The World Helps Maldives Overcome Drinking Water Crisis

(MENAFN- NewsIn) By K/Daily News

Colombo, May 28: Known as a luxury holiday destination with crystal blue waters, the Maldives is an idyllic small islands state in the Indian Ocean. But like other Small Island Developing States (SIDS), it is one of the most vulnerable nations to climate change and faces many unique challenges including a recurring drinking water problem.

Rising sea levels and increasingly erratic rainfall patterns are threatening the country's freshwater resources, putting the health and well-being of its people at risk, the website says.


On May 24, the international media reported that China had gifted 1,500 tonnes of mineral water from the Tibetan glaciers to the Maldives, the second such donation in less than two months. The water was from China's Xizang Autonomous Region. Xizang is the Chinese name for Tibet. Glacial water is clean, clear, and rich in minerals.

Back in March, the Maldivian government announced that it had received a similar consignment of 1,500 tonnes of water from China. The decision to provide Maldives with drinking water was reached during the official visit if China's Tibet Autonomous Region's Chairman, Yan Jinhai to the Maldives in November 2023.

In December 2014, India carried out“Operation Neer' (Water) during one of the worst water crises in the Maldives following a massive fire in the Male Water and Sewerage Company complex. Close to 150,000 Male residents had been left without water in their homes after the generator unit of the Maldives Water and Sewerage Company caught fire and burned.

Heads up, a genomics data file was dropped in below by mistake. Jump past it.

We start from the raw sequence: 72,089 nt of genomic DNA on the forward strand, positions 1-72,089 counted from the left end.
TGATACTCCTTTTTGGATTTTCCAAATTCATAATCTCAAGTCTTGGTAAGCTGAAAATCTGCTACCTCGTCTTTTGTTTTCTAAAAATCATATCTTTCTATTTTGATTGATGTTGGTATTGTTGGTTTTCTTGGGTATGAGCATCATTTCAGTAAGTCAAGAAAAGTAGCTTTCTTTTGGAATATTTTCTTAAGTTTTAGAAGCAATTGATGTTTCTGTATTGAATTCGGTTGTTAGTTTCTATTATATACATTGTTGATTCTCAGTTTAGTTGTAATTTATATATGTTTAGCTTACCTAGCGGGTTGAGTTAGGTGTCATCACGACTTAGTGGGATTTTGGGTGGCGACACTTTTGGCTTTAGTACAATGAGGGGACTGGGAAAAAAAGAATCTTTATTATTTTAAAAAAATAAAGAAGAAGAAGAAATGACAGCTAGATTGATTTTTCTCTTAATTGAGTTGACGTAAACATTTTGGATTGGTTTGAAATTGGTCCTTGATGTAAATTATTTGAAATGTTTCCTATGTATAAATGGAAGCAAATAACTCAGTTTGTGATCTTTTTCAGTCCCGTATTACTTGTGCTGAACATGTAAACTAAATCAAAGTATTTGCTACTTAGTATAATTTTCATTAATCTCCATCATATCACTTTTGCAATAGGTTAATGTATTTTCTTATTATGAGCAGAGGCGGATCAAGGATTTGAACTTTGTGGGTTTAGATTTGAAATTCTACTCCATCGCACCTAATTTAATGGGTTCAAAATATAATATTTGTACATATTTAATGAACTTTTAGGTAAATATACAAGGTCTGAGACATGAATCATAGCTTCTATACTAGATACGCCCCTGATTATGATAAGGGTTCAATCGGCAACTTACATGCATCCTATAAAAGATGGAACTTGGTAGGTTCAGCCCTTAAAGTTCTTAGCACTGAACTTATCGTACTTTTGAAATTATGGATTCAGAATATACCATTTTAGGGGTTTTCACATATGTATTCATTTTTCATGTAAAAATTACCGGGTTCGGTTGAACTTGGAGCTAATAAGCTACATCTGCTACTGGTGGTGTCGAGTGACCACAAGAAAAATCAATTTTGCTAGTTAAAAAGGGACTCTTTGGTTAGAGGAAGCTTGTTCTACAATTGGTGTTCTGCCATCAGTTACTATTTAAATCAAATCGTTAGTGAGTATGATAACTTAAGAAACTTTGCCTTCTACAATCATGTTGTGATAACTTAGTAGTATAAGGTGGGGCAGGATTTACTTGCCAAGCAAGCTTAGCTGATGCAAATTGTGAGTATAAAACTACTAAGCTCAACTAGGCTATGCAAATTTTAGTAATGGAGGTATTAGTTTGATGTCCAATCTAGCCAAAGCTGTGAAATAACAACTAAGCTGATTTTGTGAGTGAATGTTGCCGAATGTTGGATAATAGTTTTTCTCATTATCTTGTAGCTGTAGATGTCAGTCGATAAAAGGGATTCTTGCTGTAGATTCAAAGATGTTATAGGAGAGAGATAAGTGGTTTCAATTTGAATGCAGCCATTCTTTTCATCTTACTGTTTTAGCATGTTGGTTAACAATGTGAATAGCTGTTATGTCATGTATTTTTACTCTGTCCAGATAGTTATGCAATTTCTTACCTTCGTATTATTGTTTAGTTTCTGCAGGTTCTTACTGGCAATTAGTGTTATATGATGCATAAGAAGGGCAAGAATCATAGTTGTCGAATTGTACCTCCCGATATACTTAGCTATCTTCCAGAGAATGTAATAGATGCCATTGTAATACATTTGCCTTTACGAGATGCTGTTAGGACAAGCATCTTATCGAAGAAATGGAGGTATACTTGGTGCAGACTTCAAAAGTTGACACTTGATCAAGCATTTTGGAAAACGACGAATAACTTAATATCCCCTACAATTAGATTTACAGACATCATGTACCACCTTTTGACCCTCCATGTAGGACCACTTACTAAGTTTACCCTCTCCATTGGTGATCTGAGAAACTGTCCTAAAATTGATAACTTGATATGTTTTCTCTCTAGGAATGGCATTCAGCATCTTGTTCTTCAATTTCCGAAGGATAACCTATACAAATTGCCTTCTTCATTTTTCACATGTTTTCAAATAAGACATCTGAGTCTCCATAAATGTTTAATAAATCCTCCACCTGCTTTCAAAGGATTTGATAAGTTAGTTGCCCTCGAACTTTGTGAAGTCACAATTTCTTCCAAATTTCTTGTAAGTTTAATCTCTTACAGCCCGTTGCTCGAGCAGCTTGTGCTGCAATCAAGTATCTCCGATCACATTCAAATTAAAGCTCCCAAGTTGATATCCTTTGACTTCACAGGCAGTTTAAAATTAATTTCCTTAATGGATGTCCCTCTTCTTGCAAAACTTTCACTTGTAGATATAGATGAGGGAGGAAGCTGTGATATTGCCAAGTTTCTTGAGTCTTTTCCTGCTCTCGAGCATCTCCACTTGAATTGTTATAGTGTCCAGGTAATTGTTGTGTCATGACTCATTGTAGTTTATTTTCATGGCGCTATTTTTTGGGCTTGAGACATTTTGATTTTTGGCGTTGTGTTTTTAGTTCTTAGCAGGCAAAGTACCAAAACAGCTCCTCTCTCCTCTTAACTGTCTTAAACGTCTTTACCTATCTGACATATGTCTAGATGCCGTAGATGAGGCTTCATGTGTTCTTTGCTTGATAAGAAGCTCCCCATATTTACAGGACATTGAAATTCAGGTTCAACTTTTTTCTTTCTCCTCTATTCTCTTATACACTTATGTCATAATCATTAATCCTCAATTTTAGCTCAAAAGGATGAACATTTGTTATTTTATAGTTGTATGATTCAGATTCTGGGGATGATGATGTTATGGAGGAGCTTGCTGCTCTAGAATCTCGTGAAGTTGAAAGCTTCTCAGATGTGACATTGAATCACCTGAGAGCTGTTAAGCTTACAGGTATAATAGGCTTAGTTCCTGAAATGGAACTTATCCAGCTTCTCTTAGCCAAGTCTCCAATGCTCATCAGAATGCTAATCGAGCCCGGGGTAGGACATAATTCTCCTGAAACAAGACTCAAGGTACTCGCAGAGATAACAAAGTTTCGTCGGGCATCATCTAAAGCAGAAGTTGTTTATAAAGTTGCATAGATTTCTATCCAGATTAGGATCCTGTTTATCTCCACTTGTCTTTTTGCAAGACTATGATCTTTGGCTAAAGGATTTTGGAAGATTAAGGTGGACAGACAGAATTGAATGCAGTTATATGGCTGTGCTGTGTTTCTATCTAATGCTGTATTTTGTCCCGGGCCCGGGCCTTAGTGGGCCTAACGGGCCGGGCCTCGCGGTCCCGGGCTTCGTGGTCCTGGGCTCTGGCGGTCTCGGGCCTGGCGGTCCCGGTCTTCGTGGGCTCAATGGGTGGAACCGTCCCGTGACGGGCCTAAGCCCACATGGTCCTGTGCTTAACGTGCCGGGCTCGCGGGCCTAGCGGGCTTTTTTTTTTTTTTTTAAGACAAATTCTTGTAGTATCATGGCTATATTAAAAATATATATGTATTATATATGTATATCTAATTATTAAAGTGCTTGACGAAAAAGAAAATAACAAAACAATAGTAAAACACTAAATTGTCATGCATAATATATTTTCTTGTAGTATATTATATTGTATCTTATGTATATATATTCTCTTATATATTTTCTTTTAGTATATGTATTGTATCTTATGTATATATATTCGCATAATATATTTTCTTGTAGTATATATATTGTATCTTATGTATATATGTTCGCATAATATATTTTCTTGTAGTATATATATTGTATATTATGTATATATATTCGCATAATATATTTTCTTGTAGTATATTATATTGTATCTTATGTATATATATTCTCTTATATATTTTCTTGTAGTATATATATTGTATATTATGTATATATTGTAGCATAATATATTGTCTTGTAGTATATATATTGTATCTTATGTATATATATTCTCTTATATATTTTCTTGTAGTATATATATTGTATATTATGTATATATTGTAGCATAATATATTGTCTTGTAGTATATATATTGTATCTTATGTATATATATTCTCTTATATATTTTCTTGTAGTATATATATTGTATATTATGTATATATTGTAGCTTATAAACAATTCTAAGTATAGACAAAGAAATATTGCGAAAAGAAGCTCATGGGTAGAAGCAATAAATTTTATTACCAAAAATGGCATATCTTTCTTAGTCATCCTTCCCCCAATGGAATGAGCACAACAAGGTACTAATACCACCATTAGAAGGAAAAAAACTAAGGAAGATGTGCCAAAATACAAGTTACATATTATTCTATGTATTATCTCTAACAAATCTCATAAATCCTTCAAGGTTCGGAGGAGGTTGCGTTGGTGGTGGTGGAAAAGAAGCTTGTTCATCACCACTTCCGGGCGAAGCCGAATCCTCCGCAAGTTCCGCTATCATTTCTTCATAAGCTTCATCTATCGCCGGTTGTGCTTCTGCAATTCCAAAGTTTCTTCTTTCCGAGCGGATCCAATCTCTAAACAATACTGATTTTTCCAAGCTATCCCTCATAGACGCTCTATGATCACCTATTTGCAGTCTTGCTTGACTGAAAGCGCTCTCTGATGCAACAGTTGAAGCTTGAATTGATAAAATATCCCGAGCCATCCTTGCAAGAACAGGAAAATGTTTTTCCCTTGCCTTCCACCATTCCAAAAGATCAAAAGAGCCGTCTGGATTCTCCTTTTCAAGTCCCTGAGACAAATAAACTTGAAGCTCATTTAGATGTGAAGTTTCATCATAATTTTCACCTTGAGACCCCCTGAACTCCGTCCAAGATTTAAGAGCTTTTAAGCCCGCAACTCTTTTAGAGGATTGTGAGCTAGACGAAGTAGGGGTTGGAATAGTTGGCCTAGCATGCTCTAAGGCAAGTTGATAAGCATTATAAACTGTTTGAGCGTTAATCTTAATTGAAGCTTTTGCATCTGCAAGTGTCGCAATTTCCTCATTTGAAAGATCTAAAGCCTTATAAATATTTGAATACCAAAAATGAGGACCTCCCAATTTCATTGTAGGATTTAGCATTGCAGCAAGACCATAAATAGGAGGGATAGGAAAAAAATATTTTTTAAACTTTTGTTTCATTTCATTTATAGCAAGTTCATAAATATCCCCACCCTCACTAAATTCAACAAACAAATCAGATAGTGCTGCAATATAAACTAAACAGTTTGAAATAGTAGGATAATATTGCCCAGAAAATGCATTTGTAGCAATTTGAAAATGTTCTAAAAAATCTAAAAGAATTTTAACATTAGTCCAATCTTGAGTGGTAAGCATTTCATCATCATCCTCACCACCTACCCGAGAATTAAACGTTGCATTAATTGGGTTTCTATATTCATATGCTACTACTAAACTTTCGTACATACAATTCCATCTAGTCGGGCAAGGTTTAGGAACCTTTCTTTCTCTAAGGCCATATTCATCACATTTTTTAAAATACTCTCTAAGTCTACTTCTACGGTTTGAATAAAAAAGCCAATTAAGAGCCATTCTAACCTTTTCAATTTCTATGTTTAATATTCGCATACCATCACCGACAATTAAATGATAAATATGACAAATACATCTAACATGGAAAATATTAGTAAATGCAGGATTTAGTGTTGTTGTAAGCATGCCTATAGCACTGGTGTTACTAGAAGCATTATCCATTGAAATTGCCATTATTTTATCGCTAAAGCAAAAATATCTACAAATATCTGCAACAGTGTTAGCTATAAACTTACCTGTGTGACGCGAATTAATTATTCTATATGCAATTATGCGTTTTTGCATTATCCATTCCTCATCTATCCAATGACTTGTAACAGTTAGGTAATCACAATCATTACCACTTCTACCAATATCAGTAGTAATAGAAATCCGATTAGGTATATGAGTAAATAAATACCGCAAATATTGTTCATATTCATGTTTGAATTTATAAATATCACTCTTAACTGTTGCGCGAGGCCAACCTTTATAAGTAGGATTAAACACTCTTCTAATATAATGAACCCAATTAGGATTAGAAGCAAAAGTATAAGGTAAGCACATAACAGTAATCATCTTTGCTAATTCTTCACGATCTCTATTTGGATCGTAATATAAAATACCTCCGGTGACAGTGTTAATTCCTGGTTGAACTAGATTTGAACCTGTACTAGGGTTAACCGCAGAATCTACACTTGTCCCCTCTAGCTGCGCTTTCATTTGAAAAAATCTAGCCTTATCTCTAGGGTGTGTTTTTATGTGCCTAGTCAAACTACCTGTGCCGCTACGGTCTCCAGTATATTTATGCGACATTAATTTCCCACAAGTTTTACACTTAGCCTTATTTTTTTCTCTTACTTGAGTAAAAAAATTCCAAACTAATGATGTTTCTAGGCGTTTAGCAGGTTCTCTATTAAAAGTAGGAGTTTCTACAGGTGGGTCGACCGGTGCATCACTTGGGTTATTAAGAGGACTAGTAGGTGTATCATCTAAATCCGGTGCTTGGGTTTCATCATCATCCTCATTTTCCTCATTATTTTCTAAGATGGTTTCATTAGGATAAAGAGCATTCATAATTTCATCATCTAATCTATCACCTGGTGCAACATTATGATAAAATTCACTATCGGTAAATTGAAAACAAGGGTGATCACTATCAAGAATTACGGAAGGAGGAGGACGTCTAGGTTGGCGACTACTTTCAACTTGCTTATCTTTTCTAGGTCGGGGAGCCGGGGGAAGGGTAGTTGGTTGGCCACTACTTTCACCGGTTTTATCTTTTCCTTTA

The Hindu reported that the Indian Air Force dispatched five planeloads of drinking water, which were followed by another five. Two naval warships, the INS Sukanya and the INS Vivek were also pressed into action. They purified water through Reverse Osmosis (RO) systems. The vessels remained berthed off Male harbour until the desalination treatment plant in Male had been repaired.

Officials said that the then External Affairs Minister Sushma Swaraj received a distress call from her Maldivian counterpart Ms. Duniya Maumoon around 10 p.m. By morning, an IL-76 loaded with 20 tonnes of fresh potable water had landed in Male, where restive people were awaiting the water crisis.

While the Maldivian government put out similar calls to the U.S., China and Sri Lanka as well, India was the first, and best placed to respond, the paper said.

The Maldives comprises 1,192 islands which are mostly composed of coral reefs and sandbars, a combination that makes groundwater and freshwater extremely scarce. Climate change only exacerbates the problem. Therefore, drinking water is a perennial problem in this Indian Ocean archipelago. And this is bound to aggravate with time with the increasing population, the declining rainfall and incident of drought, says theFoundation for Environment, Climate and Technology, Kandy.